1838 – A light-house on the northwest point of Gardiner's island, Suffolk county, Long island.
Gardiner's island forms the eastern shore of the bay of the same name, which lies near the northeastern end of Long island, and to the southward of Plum and the Gull islands; its northern end is the termination of a low sandy beach, from 300 to 500 feet in breadth, which extends three miles into the bay, in a northwesterly direction.
At its north point there is six fathoms water close to the beach; and to the westward three fathoms water is found at a distance of 100 feet from the shore; but a shoal extends out to the eastward, upon which vessels coming from that direction, and not knowing their danger, are liable to run.
The lights on the Gull and Plum islands (the former bearing N. 31° E., distant 34 miles, and the latter bearing N. 52° W.) are at present the best guides in running for this point, which, owing to the lowness of the land, is impossible to be distinguished at night at any distance.
In order to determine the degree of danger attending the navigation in this quarter, I have endeavored to ascertain the number of vessels stranded upon Gardiner's point, and the circumstances under which they came on shore. With this view, access has been had to the depositions of witnesses in a cause pending in the court of common pleas, county of Suffolk, Massachusetts, which relates to the brig Malaga, stranded on this point in July, 1836. The evidence, as far as it relates to the subject under consideration, is annexed.(1) It appears from it, that in a period of sixteen years upwards of twelve vessels have stranded upon this part of Gardiner's island. The circumstances under which some of these disasters occurred, were such that a light would not have averted them; but I have been informed that, among others, the five sloops of Riverhead would have received from it a timely warning of their danger.
The amount of trade belonging to the ports in the neighborhood of this point is shown by the annexed document, (2 ;) as it is passed by their vessels and by others seeking shelter in Gardiner's bay, and as a light would contribute much to their convenience as well as safety, I would respectfully recommend its establishment.
(1.)—Lewis Edwards, Esq., of Easthampton, Long island, states " that he lived on Gardiner's island about sixteen years, and that, during that time, several vessels went on shore on the northeast part of Gardiner's island; that the first vessel which he knew to go on shore was the Gladiator, of New London, Captain Manning. She went on in a violent storm in the month of February. The next were two sloops from New London, which came on shore in March, during a violent snow-storm." He does not recollect the names of the vessels; the year when they came on; nor does he know the names of the owners. The next were five sloops, belonging to Riverhead; the names were, the Fanny, the Ocean, and the Ann Maria—the names of the other two he does not recollect. They came on shore in the month of May, all at one time, in a violent storm. That the owners of said sloops belonged to, or in the vicinity of Riverhead; their names he cannot state. The brig Sylvester, Healy, was stranded in the month of December, about ten years ago last December; he thinks, at the time, the wind was easterly, and the weather foggy; her captain's name was Gardiner. The sloop Regulator, of East Haddam, Connecticut, went on ashore near the foot of the beach, in the month of November; cannot say what year; commanded by Captain Wheeler, and he thinks he was the owner. The sloop Canton Crape, of Newport, Captain Godfrey, master; the owner's name was Alley, of Newport. It was in the month of November; cannot say what year; it was a hard storm; her sails were torn to pieces, and she would not keep off. That he has known several other small vessels to go on shore there, but their names he does not recollect.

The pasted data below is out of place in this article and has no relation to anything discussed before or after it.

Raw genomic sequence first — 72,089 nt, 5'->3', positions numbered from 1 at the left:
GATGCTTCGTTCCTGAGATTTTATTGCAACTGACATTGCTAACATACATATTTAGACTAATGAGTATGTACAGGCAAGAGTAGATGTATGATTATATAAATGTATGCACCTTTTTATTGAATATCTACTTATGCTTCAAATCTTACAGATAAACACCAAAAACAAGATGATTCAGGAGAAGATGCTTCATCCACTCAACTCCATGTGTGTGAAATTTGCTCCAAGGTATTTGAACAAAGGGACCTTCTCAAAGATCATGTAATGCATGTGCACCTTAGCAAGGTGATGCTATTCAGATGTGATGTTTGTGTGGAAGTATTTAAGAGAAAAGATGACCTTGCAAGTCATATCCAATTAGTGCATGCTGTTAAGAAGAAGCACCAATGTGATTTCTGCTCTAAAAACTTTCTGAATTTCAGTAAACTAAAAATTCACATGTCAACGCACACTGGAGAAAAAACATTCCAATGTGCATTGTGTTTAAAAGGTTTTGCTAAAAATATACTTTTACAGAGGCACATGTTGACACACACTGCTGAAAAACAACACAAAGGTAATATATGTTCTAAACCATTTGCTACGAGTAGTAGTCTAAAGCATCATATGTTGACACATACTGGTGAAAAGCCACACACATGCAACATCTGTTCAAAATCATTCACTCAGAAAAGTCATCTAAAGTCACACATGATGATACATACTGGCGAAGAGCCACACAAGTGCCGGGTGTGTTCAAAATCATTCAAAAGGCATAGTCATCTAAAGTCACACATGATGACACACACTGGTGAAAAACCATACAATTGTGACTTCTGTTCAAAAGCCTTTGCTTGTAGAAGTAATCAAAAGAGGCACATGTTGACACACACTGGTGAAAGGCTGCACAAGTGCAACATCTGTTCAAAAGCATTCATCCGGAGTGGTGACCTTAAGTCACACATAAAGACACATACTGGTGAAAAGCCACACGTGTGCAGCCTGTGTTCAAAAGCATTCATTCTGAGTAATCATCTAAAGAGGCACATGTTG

(2.)—The number of vessels, with their tonnage, employed in the coasting trade and cod fisheries, out of the district of Sag Harbor, are owned follows:
Vessels. Tons and 95ths.
Sag Harbor 20 1,100 37
Southold 44 1,1973 14
Riverhead 11 539 87
Greenport 10 514 06
Jamesport 9 413 77